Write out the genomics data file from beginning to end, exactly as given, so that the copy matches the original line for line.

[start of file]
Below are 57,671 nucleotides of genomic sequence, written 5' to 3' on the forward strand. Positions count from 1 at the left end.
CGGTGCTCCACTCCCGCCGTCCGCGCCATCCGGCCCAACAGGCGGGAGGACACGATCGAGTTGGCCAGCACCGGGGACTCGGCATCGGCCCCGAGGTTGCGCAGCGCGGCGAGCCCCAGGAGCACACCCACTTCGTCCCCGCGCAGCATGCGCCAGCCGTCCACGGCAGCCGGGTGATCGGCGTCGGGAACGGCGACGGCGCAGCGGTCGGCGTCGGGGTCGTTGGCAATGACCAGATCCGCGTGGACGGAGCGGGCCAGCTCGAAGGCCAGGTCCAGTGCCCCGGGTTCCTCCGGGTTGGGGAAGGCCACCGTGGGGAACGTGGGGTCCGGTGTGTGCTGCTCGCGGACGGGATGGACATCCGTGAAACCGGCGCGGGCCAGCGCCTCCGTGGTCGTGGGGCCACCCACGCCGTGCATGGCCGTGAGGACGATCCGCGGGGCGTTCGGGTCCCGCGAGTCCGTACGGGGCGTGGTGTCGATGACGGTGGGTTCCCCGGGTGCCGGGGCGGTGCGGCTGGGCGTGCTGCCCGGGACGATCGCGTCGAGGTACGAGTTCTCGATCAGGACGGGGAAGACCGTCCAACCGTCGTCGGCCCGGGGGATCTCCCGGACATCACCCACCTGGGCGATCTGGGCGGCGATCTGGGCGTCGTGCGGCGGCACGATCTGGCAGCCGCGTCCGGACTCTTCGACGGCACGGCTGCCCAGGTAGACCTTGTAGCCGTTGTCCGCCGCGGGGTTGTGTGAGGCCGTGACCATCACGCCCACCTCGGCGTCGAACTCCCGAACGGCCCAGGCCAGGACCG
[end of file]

Below are 57,671 nucleotides of genomic sequence, written 5' to 3' on the forward strand. Positions count from 1 at the left end.
CGGTGCTCCACTCCCGCCGTCCGCGCCATCCGGCCCAACAGGCGGGAGGACACGATCGAGTTGGCCAGCACCGGGGACTCGGCATCGGCCCCGAGGTTGCGCAGCGCGGCGAGCCCCAGGAGCACACCCACTTCGTCCCCGCGCAGCATGCGCCAGCCGTCCACGGCAGCCGGGTGATCGGCGTCGGGAACGGCGACGGCGCAGCGGTCGGCGTCGGGGTCGTTGGCAATGACCAGATCCGCGTGGACGGAGCGGGCCAGCTCGAAGGCCAGGTCCAGTGCCCCGGGTTCCTCCGGGTTGGGGAAGGCCACCGTGGGGAACGTGGGGTCCGGTGTGTGCTGCTCGCGGACGGGATGGACATCCGTGAAACCGGCGCGGGCCAGCGCCTCCGTGGTCGTGGGGCCACCCACGCCGTGCATGGCCGTGAGGACGATCCGCGGGGCGTTCGGGTCCCGCGAGTCCGTACGGGGCGTGGTGTCGATGACGGTGGGTTCCCCGGGTGCCGGGGCGGTGCGGCTGGGCGTGCTGCCCGGGACGATCGCGTCGAGGTACGAGTTCTCGATCAGGACGGGGAAGACCGTCCAACCGTCGTCGGCCCGGGGGATCTCCCGGACATCACCCACCTGGGCGATCTGGGCGGCGATCTGGGCGTCGTGCGGCGGCACGATCTGGCAGCCGCGTCCGGACTCTTCGACGGCACGGCTGCCCAGGTAGACCTTGTAGCCGTTGTCCGCCGCGGGGTTGTGTGAGGCCGTGACCATCACGCCCACCTCGGCGTCGAACTCCCGAACGGCCCAGGCCAGGACCG